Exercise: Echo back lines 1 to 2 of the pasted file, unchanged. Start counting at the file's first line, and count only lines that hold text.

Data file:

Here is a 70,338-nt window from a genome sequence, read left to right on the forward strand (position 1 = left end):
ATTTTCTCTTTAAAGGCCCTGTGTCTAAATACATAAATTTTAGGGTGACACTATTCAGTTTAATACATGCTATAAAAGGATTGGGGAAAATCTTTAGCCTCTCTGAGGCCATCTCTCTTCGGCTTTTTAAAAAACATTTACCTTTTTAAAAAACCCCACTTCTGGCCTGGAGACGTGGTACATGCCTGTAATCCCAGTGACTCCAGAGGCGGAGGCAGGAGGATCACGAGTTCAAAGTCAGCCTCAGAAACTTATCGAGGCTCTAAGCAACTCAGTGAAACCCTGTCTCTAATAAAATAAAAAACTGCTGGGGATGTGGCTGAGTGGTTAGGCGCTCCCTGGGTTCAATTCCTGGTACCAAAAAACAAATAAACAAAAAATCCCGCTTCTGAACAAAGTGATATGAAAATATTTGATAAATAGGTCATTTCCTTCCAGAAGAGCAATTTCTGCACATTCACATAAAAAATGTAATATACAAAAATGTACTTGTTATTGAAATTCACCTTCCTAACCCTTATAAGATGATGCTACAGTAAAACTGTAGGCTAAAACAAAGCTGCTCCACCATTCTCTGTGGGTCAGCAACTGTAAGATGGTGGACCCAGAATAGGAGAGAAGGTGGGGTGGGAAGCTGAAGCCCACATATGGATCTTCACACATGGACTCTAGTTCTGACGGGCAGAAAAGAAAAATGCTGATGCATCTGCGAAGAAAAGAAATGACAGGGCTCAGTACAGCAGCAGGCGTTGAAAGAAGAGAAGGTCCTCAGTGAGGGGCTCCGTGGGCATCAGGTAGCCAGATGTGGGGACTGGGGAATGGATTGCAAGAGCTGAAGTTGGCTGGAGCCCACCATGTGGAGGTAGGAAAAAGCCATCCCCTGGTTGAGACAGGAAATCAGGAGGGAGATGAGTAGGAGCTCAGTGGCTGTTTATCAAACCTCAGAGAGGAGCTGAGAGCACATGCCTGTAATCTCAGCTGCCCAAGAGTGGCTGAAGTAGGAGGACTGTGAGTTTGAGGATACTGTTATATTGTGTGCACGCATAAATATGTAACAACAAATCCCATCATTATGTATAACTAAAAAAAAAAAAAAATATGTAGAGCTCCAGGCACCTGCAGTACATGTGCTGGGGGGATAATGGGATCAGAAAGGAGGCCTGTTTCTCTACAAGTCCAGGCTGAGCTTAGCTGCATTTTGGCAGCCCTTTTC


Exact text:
Here is a 70,338-nt window from a genome sequence, read left to right on the forward strand (position 1 = left end):
ATTTTCTCTTTAAAGGCCCTGTGTCTAAATACATAAATTTTAGGGTGACACTATTCAGTTTAATACATGCTATAAAAGGATTGGGGAAAATCTTTAGCCTCTCTGAGGCCATCTCTCTTCGGCTTTTTAAAAAACATTTACCTTTTTAAAAAACCCCACTTCTGGCCTGGAGACGTGGTACATGCCTGTAATCCCAGTGACTCCAGAGGCGGAGGCAGGAGGATCACGAGTTCAAAGTCAGCCTCAGAAACTTATCGAGGCTCTAAGCAACTCAGTGAAACCCTGTCTCTAATAAAATAAAAAACTGCTGGGGATGTGGCTGAGTGGTTAGGCGCTCCCTGGGTTCAATTCCTGGTACCAAAAAACAAATAAACAAAAAATCCCGCTTCTGAACAAAGTGATATGAAAATATTTGATAAATAGGTCATTTCCTTCCAGAAGAGCAATTTCTGCACATTCACATAAAAAATGTAATATACAAAAATGTACTTGTTATTGAAATTCACCTTCCTAACCCTTATAAGATGATGCTACAGTAAAACTGTAGGCTAAAACAAAGCTGCTCCACCATTCTCTGTGGGTCAGCAACTGTAAGATGGTGGACCCAGAATAGGAGAGAAGGTGGGGTGGGAAGCTGAAGCCCACATATGGATCTTCACACATGGACTCTAGTTCTGACGGGCAGAAAAGAAAAATGCTGATGCATCTGCGAAGAAAAGAAATGACAGGGCTCAGTACAGCAGCAGGCGTTGAAAGAAGAGAAGGTCCTCAGTGAGGGGCTCCGTGGGCATCAGGTAGCCAGATGTGGGGACTGGGGAATGGATTGCAAGAGCTGAAGTTGGCTGGAGCCCACCATGTGGAGGTAGGAAAAAGCCATCCCCTGGTTGAGACAGGAAATCAGGAGGGAGATGAGTAGGAGCTCAGTGGCTGTTTATCAAACCTCAGAGAGGAGCTGAGAGCACATGCCTGTAATCTCAGCTGCCCAAGAGTGGCTGAAGTAGGAGGACTGTGAGTTTGAGGATACTGTTATATTGTGTGCACGCATAAATATGTAACAACAAATCCCATCATTATGTATAACTAAAAAAAAAAAAAAATATGTAGAGCTCCAGGCACCTGCAGTACATGTGCTGGGGGGATAATGGGATCAGAAAGGAGGCCTGTTTCTCTACAAGTCCAGGCTGAGCTTAGCTGCATTTTGGCAGCCCTTTTC